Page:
In 2017, the #MeToo movement rocked the national consciousness and ushered in a period of much needed reflection and heightened focus on the wide spread scourge of sexual harassment in the workplace. As more and more brave women from a variety of industries spoke up about their personal experiences, a reoccurring issue arose relating to the use of confidentiality provisions in settlement agreements. These confidentiality provisions silenced victims of gender-based discrimination and sexual harassment. Time and time again, victims who had entered into settlement agreements were precluded from discussing their experiences. A troubling consequence of this was that it allowed repeat offenders with financial resources to buy their victims’ silence and continue to harass and discriminate against other victims without the public or even their colleagues having any knowledge of their past misconduct.
In 2018, the California Legislature responded and passed two laws that limited the scope of confidentiality provisions in settlement agreements. In AB 3109, the Legislature moved to invalidate confidentiality agreements that would act as a gag order to prevent a person from testifying in any judicial proceeding concerning alleged sexual harassment. AB 3109 was approved and codified as California Civil Code section 1670.11, which made any provision in a contract or settlement agreement entered into after January 1, 2019, that purports to waive a person’s right to testify concerning alleged sexual harassment void and unenforceable.
The Legislature took this same concept a step further in relation to SB 820, which was codified as California Code of Civil Procedure section 1001. While AB 3109 addresses contracts generally, SB 820 pertains to settlement agreements related to filed lawsuits and administrative complaints. Effective January 1, 2019, any settlement agreement confidentiality provision that prevents the disclosure of factual information related to an act of sexual harassment, an act of workplace harassment or discrimination based on sex, failure to prevent workplace harassment or discrimination based on sex or retaliation for reporting harassment or discrimination, is void.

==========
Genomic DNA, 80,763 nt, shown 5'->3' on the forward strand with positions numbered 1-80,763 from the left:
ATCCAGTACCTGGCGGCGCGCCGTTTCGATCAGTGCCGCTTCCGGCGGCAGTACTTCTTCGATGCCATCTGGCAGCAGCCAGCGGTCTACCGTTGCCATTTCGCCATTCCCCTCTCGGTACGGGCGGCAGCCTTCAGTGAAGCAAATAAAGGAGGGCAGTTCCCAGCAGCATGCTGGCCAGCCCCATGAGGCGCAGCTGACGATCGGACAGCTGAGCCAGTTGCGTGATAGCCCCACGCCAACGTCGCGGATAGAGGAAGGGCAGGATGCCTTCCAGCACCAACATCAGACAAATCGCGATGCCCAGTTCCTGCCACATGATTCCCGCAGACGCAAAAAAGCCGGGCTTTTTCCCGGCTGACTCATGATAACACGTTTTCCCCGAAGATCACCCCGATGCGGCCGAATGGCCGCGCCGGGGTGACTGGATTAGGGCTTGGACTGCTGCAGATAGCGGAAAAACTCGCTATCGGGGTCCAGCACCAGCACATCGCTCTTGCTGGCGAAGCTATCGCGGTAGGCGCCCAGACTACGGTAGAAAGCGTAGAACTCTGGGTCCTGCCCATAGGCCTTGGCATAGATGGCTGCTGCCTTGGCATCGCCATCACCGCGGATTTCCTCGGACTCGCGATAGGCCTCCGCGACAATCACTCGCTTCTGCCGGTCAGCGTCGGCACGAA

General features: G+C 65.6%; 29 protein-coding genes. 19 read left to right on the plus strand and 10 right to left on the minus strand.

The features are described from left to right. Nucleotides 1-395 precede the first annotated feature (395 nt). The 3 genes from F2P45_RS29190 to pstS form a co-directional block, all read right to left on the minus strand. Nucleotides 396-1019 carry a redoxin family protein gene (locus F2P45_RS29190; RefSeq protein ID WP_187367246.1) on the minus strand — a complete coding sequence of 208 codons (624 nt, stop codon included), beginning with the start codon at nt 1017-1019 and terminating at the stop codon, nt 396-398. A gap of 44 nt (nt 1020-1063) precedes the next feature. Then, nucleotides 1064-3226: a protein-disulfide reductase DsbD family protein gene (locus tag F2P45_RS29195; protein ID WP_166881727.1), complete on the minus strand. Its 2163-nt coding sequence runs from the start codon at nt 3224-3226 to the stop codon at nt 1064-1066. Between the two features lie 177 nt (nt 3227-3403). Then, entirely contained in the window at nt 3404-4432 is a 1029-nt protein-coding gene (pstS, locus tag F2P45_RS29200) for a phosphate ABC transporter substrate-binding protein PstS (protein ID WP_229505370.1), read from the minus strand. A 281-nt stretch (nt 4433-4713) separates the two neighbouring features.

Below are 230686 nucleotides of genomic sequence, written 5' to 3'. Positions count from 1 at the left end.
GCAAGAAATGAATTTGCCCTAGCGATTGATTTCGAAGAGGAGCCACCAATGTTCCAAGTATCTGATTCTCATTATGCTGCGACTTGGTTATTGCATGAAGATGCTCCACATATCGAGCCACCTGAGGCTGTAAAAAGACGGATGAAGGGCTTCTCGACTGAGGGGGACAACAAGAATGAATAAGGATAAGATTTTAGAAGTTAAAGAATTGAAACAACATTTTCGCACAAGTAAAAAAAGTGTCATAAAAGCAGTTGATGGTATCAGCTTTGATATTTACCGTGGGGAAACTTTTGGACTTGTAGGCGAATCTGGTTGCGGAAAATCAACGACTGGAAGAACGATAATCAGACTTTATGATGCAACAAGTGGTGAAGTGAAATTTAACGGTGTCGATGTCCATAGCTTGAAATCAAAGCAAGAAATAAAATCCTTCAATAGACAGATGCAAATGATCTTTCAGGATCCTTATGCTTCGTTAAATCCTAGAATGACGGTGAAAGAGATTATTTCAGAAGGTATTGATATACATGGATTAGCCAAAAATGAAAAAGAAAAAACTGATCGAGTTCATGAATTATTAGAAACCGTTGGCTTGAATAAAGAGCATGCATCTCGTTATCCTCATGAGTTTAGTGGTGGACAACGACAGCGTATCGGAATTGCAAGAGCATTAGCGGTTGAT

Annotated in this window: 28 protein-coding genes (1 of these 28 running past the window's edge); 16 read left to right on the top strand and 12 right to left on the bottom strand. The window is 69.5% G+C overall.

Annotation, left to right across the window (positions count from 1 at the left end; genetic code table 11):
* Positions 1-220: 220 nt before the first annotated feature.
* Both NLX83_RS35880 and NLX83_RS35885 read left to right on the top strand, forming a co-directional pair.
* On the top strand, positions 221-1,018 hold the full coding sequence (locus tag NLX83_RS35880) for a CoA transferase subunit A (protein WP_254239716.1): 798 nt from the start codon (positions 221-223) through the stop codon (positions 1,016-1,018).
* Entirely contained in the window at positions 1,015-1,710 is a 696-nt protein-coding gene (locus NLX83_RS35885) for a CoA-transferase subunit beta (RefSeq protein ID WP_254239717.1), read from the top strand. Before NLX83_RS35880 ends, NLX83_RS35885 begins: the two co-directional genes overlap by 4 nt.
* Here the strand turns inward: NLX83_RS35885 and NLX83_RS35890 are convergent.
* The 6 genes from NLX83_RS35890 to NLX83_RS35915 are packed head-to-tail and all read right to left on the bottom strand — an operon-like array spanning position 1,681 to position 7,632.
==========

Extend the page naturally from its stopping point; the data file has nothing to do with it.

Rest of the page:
Settling employers and defendants routinely insist on confidentiality as a condition of settlement. With these important changes to California law, employers will be unable to block victims of sexual harassment and discrimination based on sex from speaking about the surrounding factual circumstances. By pulling the veil of confidentiality back, employers and harassers will no longer be able to hide behind confidentiality agreements.
For California employees and employers, it is important to fully understand these changes before entering into any settlement agreement. From the employer or defendant perspective, it is critical that any confidentiality agreements be drafted in accordance with these new laws to avoid an invalid confidentiality provision that could be severed from the settlement agreement or potentially invalidate the entire agreement. From the employee or victim perspective, it is imperative to have a complete understanding of your rights in relation to what can be disclosed after entering into a confidentiality agreement and what limits on disclosure are invalidated by these recent changes to California law.